Appeals from judgments of Court of Oyer and Terminer of Allegheny County, May T., 1966, No. 15, in case of Commonwealth v. Mary Dixon, and Same v. Nick Kontos.
Carl Blanchfield, for appellant.
L. J. Gripps, with him Louis C. Glasso, for appellant.
Charles B. Watkins, Assistant District Attorney, with him Robert W. Duggan, District Attorney, for Commonwealth, appellee.
Musmanno, Jones, Cohen, Eagen, O'Brien and Roberts, JJ. Opinion by Mr. Justice Roberts. Mr. Justice Eagen dissents in No. 99. Mr. Chief Justice Bell took no part in the consideration or decision of this case.
Appellants were tried separately and convicted of murdering Hazel Deere, a seventy-two year old spinster, in the course of executing a robbery in the deceased's apartment. Both appellants were found guilty of murder in the first degree, and both were sentenced to life imprisonment.
Although the facts of these cases are complicated, and although appellants raise numerous points in their quest for reversals, we can confine our discussion to the problem of whether the Commonwealth fulfilled its burden of proving that appellants knowingly and intelligently waived the assistance of counsel before making statements which subsequently were introduced at their trials. Both cases pose the issue in a similar manner.
In No. 83, Commonwealth v. Dixon, the district attorney testified at the Suppression Hearing as follows: "Q. Did you give her any other advice at the time? A. Yes, I told her that she didn't have to give us a statement. If she did anything she said would be used against her. I asked her if she wanted a Lawyer and she said no, she wanted to tell us her story first. . . ." Record of Suppression Hearing, p. 478. The district attorney answered affirmatively when asked if he had "warned her of her constitutional rights," and reiterated that when he asked "if she wanted a Lawyer she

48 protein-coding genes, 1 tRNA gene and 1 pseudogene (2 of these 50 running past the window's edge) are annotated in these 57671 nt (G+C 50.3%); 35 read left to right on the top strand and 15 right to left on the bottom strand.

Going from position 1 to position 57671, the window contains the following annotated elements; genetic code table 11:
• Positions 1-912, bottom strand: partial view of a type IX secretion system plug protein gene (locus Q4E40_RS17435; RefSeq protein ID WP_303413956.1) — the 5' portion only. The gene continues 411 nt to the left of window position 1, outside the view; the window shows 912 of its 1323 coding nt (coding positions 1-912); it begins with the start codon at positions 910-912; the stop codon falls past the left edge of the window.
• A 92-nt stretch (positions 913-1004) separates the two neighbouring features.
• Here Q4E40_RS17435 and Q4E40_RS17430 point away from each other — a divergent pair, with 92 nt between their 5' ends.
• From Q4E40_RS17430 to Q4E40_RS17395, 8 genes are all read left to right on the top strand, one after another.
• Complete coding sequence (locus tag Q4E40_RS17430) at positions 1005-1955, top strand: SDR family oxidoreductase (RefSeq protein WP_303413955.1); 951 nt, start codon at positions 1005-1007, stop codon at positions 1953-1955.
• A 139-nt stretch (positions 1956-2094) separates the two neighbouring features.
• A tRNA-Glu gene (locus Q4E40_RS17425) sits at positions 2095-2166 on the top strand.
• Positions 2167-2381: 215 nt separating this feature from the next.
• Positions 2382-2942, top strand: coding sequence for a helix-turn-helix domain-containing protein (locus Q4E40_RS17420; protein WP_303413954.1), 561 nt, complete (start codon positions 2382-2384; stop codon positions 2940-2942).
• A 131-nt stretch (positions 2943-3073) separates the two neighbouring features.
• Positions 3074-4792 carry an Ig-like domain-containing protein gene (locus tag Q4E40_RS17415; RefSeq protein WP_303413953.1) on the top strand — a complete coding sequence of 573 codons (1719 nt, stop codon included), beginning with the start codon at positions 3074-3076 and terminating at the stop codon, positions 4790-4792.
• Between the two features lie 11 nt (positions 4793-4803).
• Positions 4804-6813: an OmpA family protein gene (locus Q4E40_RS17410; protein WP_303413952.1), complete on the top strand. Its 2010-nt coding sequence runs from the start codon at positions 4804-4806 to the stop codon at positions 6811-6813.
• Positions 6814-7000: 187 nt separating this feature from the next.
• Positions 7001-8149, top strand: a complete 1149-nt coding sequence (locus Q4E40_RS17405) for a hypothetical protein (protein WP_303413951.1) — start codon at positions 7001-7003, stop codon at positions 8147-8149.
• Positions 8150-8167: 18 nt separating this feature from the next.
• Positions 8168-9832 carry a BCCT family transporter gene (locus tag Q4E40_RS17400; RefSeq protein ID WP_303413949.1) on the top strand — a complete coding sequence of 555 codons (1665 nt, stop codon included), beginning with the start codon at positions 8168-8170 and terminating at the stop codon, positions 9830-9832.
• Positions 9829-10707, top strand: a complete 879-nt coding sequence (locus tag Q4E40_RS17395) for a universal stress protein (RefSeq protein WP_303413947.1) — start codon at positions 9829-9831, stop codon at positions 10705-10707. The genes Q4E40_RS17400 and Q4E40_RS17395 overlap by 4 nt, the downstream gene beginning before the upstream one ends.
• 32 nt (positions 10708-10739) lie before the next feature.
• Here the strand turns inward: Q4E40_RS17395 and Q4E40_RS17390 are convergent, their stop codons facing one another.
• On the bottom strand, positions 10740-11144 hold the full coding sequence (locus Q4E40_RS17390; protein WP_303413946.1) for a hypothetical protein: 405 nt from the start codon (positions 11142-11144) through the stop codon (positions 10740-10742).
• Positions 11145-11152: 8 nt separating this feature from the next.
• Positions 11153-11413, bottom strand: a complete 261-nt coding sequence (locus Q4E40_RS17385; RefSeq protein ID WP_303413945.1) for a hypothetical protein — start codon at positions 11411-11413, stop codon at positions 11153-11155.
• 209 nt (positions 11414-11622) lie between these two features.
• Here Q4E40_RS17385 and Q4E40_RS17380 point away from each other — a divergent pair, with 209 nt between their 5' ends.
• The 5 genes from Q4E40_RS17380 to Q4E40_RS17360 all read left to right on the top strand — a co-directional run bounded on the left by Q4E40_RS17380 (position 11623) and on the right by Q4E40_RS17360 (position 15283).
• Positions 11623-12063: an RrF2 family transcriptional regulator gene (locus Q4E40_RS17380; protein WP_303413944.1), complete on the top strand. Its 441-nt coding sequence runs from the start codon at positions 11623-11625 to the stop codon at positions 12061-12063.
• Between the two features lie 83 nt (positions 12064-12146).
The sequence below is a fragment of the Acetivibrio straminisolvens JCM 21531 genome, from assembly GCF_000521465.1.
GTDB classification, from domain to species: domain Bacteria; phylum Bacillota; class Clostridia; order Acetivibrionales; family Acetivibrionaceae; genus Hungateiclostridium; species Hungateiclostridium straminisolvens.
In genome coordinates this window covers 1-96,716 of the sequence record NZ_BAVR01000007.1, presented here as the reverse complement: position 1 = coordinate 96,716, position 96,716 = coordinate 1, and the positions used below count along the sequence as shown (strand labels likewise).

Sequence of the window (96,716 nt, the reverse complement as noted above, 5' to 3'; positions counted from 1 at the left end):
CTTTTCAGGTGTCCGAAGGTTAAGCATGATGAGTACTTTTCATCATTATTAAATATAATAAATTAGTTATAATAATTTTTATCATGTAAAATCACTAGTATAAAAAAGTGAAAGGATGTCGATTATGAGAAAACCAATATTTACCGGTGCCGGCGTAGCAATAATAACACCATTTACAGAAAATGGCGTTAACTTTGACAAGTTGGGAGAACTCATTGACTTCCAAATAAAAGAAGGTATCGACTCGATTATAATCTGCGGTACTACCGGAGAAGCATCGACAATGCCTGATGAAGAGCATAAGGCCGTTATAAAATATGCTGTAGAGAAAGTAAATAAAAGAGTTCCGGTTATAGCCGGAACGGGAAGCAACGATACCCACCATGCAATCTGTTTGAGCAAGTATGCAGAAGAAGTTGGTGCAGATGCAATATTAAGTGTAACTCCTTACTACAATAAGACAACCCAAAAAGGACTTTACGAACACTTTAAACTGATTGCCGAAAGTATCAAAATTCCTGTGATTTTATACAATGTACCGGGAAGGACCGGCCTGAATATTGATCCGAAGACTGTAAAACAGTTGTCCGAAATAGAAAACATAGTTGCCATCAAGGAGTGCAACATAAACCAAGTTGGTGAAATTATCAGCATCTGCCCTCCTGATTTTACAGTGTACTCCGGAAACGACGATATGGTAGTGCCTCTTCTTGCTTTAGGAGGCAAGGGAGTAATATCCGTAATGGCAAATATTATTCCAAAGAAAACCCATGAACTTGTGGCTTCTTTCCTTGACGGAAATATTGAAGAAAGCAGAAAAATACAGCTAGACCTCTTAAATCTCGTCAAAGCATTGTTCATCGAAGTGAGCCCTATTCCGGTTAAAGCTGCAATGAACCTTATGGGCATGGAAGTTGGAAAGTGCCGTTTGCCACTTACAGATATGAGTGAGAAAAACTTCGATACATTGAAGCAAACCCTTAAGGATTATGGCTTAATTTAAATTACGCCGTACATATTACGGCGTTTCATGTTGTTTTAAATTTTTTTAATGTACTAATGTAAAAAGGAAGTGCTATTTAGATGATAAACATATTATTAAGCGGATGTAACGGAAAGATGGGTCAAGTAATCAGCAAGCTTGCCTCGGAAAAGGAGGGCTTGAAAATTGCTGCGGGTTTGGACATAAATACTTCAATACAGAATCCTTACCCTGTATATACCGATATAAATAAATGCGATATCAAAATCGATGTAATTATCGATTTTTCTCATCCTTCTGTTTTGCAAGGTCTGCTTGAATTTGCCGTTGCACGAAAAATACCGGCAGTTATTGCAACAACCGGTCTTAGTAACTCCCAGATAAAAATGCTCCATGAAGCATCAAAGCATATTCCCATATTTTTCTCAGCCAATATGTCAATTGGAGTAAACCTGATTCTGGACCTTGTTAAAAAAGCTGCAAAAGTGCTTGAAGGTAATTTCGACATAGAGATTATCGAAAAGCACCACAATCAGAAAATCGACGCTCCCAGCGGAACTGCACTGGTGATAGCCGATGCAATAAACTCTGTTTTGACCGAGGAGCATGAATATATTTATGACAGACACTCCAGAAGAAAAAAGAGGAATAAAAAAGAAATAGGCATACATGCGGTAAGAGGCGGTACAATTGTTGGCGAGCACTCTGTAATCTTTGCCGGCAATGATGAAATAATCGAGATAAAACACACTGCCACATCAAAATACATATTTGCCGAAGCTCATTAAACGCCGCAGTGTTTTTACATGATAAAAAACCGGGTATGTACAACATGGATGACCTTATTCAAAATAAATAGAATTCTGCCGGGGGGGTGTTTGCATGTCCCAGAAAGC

said, 'I am going to tell the whole story.'" Record of Suppression Hearing, pp. 543-44.
In No. 99, Commonwealth v. Kontos, appellant initially was questioned by police officers, one of whom advised him "if he wanted to call a lawyer that he had that right, or he could remain silent." Record of Suppression Hearing, p. 69. After about an hour of questioning, a new officer took over, warning appellant that he could refuse to answer questions or could "call counsel." The second officer expressly testified that he did not tell appellant of his right to have free counsel appointed. Record of Suppression Hearing, p. 454. Several hours later, the district attorney instructed appellant "that he had a right to counsel. . . . that we would secure counsel for him if he chose for us to do so." Record of Suppression Hearing, p. 478.
Miranda v. Arizona, 384 U.S. 436, 86 S. Ct. 1602 (1966), which applies to this case under Johnson v. New Jersey, 384 U.S. 719, 86 S. Ct. 1772 (1966), requires the Commonwealth to sustain the burden of proving that appellants made a knowing and intelligent waiver of the assistance of counsel before making their statements to the police and district attorney. We recently emphasized in Commonwealth v. Ritchey, 431 Pa. 269, 245 A.2d 446 (1968), "that as a matter of law there cannot be a finding of a knowing and intelligent waiver of the right to counsel unless the accused shall have been explicitly informed that he is entitled to free counsel if he is indigent." (Emphasis in original.) Cf. Commonwealth v. Bordner, 432 Pa. 405, 247 A.2d 612 (1968); Commonwealth v. Ezell, 431 Pa. 101, 244 A.2d 646 (1968); Commonwealth v. Wilson, 430 Pa. 1, 241 ...